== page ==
Discrimination, of course, tends to be an expansive concept and, as legal category, it must be applied with care and prudence. On any reasonable reading of the statute, §12132 cannot cover all types of differential treatment of disabled and nondisabled persons, no matter how minimal or innocuous. To establish discrimination in the context of this case, and absent a showing of policies motivated by improper animus or stereotypes, it would be necessary to show that a comparable or similarly situated group received differential treatment. Regulations are an important tool in identifying the kinds of contexts, policies, and practices that raise concerns under the ADA. The congressional findings in 42 U.S.C. § 12101 also serve as a useful aid for courts to discern the sorts of discrimination with which Congress was concerned. Indeed, those findings have clear bearing on the issues raised in this case, and support the conclusion that unnecessary institutionalization may be the evidence or the result of the discrimination the ADA prohibits.

    Unlike Justice Thomas, I deem it relevant and instructive that Congress in express terms identified the “isolat[ion] and segregat[ion]” of disabled persons by society as a “for[m] of discrimination,” §§12101(a)(2), (5), and noted that discrimination against the disabled “persists in such critical areas as . . . institutionalization,” §12101(a)(3). These findings do not show that segregation and institutionalization are always discriminatory or that segregation or institutionalization are, by their nature, forms of prohibited discrimination. Nor do they necessitate a regime in which individual treatment plans are required, as distinguished from broad and reasonable classifications for the provision of health care services. Instead, they underscore Congress’ concern that discrimination has been a frequent and pervasive problem in institutional settings and policies and its concern that segregating disabled persons from others can be discriminatory. Both of those concerns are consistent with the normal definition of discrimination–differential treatment of similarly situated groups. The findings inform application of that definition in specific cases, but absent guidance to the contrary, there is no reason to think they displace it. The issue whether respondents have been discriminated against under §12132 by institutionalized treatment cannot be decided in the abstract, divorced from the facts surrounding treatment programs in their State.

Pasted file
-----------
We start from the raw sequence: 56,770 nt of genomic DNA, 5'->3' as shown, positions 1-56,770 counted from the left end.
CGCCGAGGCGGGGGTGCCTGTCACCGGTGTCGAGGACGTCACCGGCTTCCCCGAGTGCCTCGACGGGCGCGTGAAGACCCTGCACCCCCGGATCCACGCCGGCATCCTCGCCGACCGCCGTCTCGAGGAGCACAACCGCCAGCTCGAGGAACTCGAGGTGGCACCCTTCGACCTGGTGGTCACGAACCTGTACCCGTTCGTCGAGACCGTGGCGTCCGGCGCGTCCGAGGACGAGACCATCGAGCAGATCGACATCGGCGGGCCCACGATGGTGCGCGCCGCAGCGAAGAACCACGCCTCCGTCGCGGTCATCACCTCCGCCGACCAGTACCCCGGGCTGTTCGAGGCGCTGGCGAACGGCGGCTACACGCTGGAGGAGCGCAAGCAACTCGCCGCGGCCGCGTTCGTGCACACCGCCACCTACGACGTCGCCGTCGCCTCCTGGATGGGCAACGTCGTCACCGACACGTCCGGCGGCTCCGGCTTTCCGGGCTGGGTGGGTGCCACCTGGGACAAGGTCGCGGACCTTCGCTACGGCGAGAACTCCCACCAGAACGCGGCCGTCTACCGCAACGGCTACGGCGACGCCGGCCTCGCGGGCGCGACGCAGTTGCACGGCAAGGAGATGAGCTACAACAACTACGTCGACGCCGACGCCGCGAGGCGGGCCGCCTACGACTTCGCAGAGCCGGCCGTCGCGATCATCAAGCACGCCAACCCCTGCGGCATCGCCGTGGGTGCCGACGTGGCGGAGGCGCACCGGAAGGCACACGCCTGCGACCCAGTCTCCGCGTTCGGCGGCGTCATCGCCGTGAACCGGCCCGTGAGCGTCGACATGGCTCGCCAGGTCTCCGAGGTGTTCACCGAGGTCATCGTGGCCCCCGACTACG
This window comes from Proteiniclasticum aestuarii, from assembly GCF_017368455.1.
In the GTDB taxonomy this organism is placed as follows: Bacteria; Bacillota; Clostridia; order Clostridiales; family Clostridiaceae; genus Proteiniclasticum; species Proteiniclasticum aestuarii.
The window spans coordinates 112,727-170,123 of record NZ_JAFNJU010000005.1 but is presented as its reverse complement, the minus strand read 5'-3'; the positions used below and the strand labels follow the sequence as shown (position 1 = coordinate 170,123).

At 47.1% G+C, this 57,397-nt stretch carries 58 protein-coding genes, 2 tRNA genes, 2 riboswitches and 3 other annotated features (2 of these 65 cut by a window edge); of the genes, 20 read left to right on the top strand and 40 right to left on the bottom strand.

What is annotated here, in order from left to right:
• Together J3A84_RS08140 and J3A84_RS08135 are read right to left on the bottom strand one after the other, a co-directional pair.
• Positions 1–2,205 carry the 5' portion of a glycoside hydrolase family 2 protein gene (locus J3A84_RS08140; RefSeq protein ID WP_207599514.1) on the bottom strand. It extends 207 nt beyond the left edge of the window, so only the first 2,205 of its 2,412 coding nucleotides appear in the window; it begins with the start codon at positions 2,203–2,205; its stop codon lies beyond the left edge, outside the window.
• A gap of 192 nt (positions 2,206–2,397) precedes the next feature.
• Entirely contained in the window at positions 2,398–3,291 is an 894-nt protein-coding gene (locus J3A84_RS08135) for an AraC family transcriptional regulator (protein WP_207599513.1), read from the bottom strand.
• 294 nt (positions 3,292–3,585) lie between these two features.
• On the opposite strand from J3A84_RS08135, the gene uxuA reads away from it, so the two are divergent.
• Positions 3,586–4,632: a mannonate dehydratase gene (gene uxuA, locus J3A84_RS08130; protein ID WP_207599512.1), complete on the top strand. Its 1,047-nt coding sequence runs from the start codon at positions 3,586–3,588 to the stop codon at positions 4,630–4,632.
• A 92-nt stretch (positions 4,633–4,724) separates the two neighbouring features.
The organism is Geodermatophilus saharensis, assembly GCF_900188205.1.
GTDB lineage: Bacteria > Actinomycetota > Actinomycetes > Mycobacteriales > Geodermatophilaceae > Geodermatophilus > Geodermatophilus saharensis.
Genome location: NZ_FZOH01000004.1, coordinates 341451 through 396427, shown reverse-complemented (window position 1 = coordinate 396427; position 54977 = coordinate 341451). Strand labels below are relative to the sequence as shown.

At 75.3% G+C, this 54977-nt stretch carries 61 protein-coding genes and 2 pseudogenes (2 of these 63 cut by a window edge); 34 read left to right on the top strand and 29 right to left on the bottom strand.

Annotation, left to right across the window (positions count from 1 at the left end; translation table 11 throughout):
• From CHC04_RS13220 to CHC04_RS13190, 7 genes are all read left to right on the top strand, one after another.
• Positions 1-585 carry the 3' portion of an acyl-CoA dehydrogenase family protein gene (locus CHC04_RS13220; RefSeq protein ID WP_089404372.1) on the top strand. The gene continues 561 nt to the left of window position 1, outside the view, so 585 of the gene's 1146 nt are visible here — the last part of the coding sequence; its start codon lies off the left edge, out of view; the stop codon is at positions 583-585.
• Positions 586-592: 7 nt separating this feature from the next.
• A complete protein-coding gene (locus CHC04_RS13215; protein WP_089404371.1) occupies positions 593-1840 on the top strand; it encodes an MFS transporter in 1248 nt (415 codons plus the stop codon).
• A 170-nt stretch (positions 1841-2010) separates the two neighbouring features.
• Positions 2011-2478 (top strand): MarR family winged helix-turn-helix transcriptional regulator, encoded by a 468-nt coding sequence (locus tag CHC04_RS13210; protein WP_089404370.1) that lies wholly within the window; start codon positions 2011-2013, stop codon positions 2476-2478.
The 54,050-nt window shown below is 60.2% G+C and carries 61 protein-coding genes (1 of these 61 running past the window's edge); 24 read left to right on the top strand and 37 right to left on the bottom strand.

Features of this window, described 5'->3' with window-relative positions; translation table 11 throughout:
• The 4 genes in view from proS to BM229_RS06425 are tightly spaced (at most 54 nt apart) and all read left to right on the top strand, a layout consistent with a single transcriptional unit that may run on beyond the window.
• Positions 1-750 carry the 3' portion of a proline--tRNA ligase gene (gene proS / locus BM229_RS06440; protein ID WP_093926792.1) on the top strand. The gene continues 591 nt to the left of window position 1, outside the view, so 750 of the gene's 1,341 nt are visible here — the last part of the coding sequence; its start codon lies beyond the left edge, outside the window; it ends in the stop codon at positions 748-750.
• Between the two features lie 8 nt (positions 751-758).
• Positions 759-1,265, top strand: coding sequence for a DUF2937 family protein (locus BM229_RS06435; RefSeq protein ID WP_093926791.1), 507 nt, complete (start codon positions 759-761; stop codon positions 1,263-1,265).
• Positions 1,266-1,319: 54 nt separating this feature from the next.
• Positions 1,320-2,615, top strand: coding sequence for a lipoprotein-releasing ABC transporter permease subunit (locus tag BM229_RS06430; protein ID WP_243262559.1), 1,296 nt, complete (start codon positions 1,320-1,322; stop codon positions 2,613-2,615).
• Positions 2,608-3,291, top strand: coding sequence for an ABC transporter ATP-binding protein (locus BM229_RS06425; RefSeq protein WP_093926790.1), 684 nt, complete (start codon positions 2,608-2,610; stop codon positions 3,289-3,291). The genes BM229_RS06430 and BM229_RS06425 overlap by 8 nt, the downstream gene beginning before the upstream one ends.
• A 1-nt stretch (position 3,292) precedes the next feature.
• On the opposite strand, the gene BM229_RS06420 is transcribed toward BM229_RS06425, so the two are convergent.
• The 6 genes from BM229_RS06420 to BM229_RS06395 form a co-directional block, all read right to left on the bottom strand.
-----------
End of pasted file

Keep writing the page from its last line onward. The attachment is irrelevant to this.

The possibility therefore remains that, on the facts of this case, respondents would be able to support a claim under §12132 by showing that they have been subject to discrimination by Georgia officials on the basis of their disability. This inquiry would not be simple. Comparisons of different medical conditions and the corresponding treatment regimens might be difficult, as would be assessments of the degree of integration of various settings in which medical treatment is offered. For example, the evidence might show that, apart from services for the mentally disabled, medical treatment is rarely offered in a community setting but also is rarely offered in facilities comparable to state mental hospitals. Determining the relevance of that type of evidence would require considerable judgment and analysis. However, as petitioners observe, “[i]n this case, no class of similarly situated individuals was even identified, let alone shown to be given preferential treatment.” Brief for Petitioners 21. Without additional information regarding the details of state-provided medical services in Georgia, we cannot address the issue in the way the statute demands. As a consequence, the judgment of the courts below, granting partial summary judgment to respondents, ought not to be sustained. In addition, as Justice Ginsburg’s opinion is careful to note, ante, at 19, it was error in the earlier proceedings to restrict the relevance and force of the State’s evidence regarding the comparative costs of treatment. The State is entitled to wide discretion in adopting its own systems of cost analysis, and, if it chooses, to allocate health care resources based on fixed and overhead costs for whole institutions and programs. We must be cautious when we seek to infer specific rules limiting States’ choices when Congress has used only general language in the controlling statute.

    I would remand the case to the Court of Appeals or the District Court for it to determine in the first instance whether a statutory violation is sufficiently alleged and supported in respondents’ summary judgment materials and, if not, whether they should be given leave to replead and to introduce evidence and argument along the lines suggested above.

    For these reasons, I concur in the judgment of the Court.